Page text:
STATS at George Mason University how to evaluate health risks
12. Science v journalism


Finally, it’s important to keep in mind that journalists and scientists tend to have very different perspectives on research. The news media constantly searching for the new, the exciting and the exceptional; science looks for patterns and commonalities and moves back and forth on findings until a consensus is reached. Sometimes, scientific enquiry can take a very long time to reach a definitive conclusion, while the media are easily bored, and tend to gloss over nuance and complexity for fear of their readers and viewers becoming bored too.

“New health data is something you should pay attention to, but is almost never something you should build your life around,” says Steven Sander Ross, who taught statistics at Columbia University’s Graduate School of Journalism for years. “The problem is that the very nature of science is to inquire, look into different associations, replicate the research to see if the connection holds. Science is more like peeling layers off an onion, sooner or later, you get down to the core of the truth — or at least we hope so.”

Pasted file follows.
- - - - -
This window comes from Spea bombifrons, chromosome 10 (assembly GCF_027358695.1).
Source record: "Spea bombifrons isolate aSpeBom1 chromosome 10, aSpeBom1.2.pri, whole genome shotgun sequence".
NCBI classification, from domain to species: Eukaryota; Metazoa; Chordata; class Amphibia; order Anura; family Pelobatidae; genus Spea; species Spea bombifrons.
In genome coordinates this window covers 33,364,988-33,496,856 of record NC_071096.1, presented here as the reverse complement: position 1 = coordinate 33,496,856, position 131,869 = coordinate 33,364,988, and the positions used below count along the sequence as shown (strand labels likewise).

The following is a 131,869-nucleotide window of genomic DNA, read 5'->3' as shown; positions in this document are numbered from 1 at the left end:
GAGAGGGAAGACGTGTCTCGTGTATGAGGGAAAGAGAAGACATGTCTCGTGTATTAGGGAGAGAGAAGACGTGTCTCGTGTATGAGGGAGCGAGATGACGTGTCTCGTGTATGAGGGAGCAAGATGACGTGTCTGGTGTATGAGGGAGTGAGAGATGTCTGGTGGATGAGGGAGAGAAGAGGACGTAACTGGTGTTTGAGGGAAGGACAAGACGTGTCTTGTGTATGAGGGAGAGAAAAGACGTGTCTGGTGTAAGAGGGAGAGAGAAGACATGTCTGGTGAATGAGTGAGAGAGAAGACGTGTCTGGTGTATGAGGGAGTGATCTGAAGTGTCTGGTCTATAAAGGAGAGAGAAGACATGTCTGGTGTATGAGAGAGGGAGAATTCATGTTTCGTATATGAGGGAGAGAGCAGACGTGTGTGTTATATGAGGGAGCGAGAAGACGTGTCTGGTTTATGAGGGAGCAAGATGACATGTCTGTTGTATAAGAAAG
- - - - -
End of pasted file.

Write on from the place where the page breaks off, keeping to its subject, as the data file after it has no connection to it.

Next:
Journalism, on the other hand, wants certainties and quick answers — what’s in, what’s out, what’s up, what’s down. Unfortunately, this means that the media will pick up early reports of effects which appear sensational, and then cover only in the back pages (if at all) the duller reality that emerges from later efforts. Watch out for this bias in all health coverage and keep it in mind when you see the next headline that seems to call for an immediate change in your behavior.



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